Towerhouse, probably built by Sir William Claxton in early C15, enlarged later C15, and C16 by Radcliffes (later Earls of Derwentwater); remodelled c.1620 as part of Dilston Hall, altered when Hall was rebuilt 1710-15. Squared stone with dressings; roofless. L-plan.
East elevation in 3 parts. Centre 3 storeys, 1 wide bay. 2 small round-headed lights on ground floor, each with circular gunloop beneath. 1st floor has large C18 window with raised stone surround , part of a trompe l'oeil window in similar surround to left and earlier chamfered loop to right; 2nd floor, now ruinous, shows part of another C18 window. Set back to left, later C15 4-storey south turret has original chamfered loops on ground and 2nd floors and later doorways to 1st and 2nd floors (latter blocked). At right, projecting 5-storey 2-bay end of C16 wing shows boarded door under flattened triangular head with tiny loop to right; upper floors have 2-light windows (some mullions missing); moulded cornice, remains of crenellated parapet. In angle of centre and wing, taller corbelled-out turret with chamfered loop.
North wall of wing shows various openings to former C16 hall block, including remains of Great Chamber fireplace at 1st floor level. South end of south turret shows ground-floor slit with gunloop, and 2-light C15 and C16 windows to upper floors. West elevation shows similar loops, and several 2- and 3-light windows with transoms and hoodmoulds to upper floors; corbelled-out stack to 2nd floor. To right, south turret has chamfered loops, and 2-light window to 1st floor.
Interior: segmental barrel vaults on ground floor. C16/C17 moulded fireplaces to 1st and 2nd floors. C15 1st floor fireplace in south turret has corbelled- out lintel. Stone winder stair (partly collapsed at time of survey) in C16 wing.
Historical notes. Foundations removed 1881 may have been of earlier medieval castle of Divelstons. Best known for its connections with the popular 3rd Earl of Derwentwater, executed 1716 for his part in the Jacobite rebellion; after the death of his son in 1731 the Derwentwater estates were seized by the Government and passed to the Greenwich Hospital Trustees, who in 1765 demolished the Hall except for the original towerhouse. (Listed Building Report)
Dilston Castle is set on an escarpment above the Devil's Water and faces north-east. The manor is reputed to have been owned by the Divelston family from the 13th century. However, there is no surviving visible evidence of any building dating to this period.
Sir William Claxton acquired the manor in 1417. The surviving evidence indicates that the Claxton family built a three storeyed tower-house of coursed sandstone construction in the early to mid 15th century. The accommodation comprised two unheated barrel vaulted ground floor rooms. The larger of the two retains two keyhole gun-loops. Both the first and second floors were originally heated. However, it is unclear if either of the two upper floors comprised a single chamber or were originally sub-divided as subsequent alterations have obscured the original layout. It is likely that there was a wall-walk above at parapet level. The surviving evidence suggests that the tower was originally free-standing and possibly was situated within a defended enclosure - of which there is visible surviving evidence. The tower probably provided the principal accommodation for the Claxtons.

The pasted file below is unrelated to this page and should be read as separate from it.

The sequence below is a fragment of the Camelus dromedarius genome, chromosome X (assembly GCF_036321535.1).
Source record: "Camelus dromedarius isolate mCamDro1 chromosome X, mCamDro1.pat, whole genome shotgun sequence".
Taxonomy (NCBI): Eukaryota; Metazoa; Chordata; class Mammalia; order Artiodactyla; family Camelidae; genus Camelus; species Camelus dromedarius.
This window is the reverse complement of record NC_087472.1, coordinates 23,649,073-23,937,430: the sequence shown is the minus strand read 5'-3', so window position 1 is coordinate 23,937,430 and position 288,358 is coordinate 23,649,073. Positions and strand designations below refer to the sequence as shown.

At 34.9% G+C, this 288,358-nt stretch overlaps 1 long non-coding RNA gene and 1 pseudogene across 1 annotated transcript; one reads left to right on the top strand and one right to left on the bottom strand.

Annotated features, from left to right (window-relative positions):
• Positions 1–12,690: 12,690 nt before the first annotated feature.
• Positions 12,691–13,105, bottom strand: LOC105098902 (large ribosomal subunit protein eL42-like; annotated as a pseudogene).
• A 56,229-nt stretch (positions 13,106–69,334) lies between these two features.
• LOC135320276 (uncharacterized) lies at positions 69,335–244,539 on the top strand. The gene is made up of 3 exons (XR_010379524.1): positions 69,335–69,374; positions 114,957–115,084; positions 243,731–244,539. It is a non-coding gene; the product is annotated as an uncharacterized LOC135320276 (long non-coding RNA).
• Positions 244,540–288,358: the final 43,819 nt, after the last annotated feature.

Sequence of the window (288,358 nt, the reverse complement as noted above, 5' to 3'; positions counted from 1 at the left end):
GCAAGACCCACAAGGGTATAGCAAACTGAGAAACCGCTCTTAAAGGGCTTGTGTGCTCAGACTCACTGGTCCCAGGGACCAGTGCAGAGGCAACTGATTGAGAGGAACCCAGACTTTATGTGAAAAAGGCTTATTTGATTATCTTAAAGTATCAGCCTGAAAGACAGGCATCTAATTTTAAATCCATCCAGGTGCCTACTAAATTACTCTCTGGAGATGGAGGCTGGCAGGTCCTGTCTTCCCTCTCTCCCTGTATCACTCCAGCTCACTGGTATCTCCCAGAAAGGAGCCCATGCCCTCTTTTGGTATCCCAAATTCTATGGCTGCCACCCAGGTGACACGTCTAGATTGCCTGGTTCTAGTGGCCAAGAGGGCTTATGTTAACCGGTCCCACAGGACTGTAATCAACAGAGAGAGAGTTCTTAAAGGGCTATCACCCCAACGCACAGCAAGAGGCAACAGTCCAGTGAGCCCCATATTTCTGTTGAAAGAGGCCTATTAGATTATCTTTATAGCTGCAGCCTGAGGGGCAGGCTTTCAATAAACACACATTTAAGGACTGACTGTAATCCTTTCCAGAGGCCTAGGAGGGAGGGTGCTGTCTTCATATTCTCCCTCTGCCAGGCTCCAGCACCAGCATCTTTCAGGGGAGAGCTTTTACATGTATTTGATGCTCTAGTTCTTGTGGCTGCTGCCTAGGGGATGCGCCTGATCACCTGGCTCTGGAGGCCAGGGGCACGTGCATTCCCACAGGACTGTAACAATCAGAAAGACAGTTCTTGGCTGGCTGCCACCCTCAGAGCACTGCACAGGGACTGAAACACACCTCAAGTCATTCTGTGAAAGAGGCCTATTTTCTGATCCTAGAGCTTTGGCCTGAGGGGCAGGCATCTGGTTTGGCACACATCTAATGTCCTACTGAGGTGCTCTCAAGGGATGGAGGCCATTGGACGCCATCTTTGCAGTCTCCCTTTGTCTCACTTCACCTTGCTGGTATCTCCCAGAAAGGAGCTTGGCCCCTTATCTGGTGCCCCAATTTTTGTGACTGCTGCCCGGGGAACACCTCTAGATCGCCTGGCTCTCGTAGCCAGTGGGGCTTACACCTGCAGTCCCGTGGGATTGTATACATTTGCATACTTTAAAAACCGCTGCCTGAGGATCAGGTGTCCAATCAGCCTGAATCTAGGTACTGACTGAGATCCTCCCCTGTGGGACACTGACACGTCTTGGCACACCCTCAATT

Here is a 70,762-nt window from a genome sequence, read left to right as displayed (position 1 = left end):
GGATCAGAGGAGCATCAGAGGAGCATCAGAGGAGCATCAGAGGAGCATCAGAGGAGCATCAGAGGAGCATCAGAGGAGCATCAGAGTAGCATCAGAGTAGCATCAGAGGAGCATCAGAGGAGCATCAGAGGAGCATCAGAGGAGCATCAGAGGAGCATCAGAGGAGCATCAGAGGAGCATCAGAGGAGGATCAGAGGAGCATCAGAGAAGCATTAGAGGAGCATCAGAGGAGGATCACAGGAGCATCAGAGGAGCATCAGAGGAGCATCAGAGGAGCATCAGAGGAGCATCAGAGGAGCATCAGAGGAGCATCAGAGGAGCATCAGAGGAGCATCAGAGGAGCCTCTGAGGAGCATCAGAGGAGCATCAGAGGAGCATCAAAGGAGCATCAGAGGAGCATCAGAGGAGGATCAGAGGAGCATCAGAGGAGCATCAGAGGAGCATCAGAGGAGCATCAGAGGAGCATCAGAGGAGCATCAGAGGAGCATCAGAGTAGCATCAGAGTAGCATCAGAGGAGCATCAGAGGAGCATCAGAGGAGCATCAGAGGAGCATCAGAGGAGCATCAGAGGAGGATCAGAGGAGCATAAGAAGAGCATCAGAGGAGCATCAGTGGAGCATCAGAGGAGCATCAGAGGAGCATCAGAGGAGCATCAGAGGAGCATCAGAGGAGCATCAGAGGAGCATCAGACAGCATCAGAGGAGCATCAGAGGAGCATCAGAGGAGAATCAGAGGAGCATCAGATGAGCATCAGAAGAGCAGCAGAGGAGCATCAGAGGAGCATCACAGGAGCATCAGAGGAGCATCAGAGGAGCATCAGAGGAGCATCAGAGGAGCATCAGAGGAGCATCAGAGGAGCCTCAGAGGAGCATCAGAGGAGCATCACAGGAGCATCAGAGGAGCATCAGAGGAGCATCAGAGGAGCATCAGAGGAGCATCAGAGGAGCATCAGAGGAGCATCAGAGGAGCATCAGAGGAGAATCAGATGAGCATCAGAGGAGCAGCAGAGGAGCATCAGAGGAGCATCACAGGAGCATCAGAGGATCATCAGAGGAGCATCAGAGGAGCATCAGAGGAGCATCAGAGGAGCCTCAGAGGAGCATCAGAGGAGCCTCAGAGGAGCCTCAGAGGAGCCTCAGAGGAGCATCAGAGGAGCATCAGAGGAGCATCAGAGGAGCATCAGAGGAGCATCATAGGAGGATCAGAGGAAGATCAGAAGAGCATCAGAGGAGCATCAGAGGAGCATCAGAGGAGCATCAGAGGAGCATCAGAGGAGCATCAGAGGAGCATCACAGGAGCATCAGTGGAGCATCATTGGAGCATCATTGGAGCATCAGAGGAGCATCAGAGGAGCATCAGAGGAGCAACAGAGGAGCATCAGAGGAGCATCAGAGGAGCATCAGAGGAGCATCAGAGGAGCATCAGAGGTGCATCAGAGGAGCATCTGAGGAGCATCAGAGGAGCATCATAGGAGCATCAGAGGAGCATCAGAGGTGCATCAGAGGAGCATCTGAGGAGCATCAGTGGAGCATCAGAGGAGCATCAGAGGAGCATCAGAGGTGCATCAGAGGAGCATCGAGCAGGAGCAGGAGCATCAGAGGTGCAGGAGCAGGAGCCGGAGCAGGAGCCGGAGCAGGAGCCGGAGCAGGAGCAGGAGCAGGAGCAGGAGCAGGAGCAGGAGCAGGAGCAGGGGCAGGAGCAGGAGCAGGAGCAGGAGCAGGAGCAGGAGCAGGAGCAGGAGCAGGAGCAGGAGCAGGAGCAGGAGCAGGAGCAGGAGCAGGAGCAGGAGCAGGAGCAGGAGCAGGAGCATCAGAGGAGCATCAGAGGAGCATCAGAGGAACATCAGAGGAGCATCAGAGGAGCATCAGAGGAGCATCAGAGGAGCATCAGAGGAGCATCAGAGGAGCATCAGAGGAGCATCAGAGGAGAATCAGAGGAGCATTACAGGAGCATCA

Later in the 15th century a small three storeyed turret was built on to the east gable of the original tower. The ground floor of this comprised a barrel vaulted room provided with a key-hole gun-loop of a refined design. It appears likely that this room could also have functioned as a prison. An intermural flight of stairs, on the east side of this room, provides access to the first floor. A single heated chamber occupied each of the two upper floors.
During the late 15th century ownership of the estate passed to the Radcliffe family. In the mid to late 16th century the tower was remodelled and most of the present fireplaces on the first and second floors were inserted. At this time a two storeyed range of domestic rooms was built on to the west side of the tower - most of which has been subsequently demolished.
In the first quarter of the 17th century the late medieval fabric was remodelled and joined to a three storeyed domestic range (now demolished) that was built on to the north-west of the original tower. This comprised the new principal domestic accommodation and presumably the original tower was relegated to secondary accommodation. The only surviving features relating to this period are the closed well stair tower at the west end of the north wall of the tower. This stair tower has a corbelled out turret at parapet level built in the north-east angle between the new staircase and the north wall of the original tower. The nearby chapel and gateway (dated 1616) were part of the 17th century building work.
In the early 18th century a new house was planned around the tower by the 3rd Earl of Derwentwater. It is unclear how much of the planned work was carried out before his involvement in the 1715 Jacobite rebellion and subsequent execution. After the death of the 3rd Earl's son in 1731 the estates of the Derwentwaters were seized by the Crown and Dilston was granted to the Greenwich Hospital Trustees. They were responsible for the demolition of most of the buildings on the site. At the time of survey the building was ruinous. (Northumberland HER ref. RCHME 1994)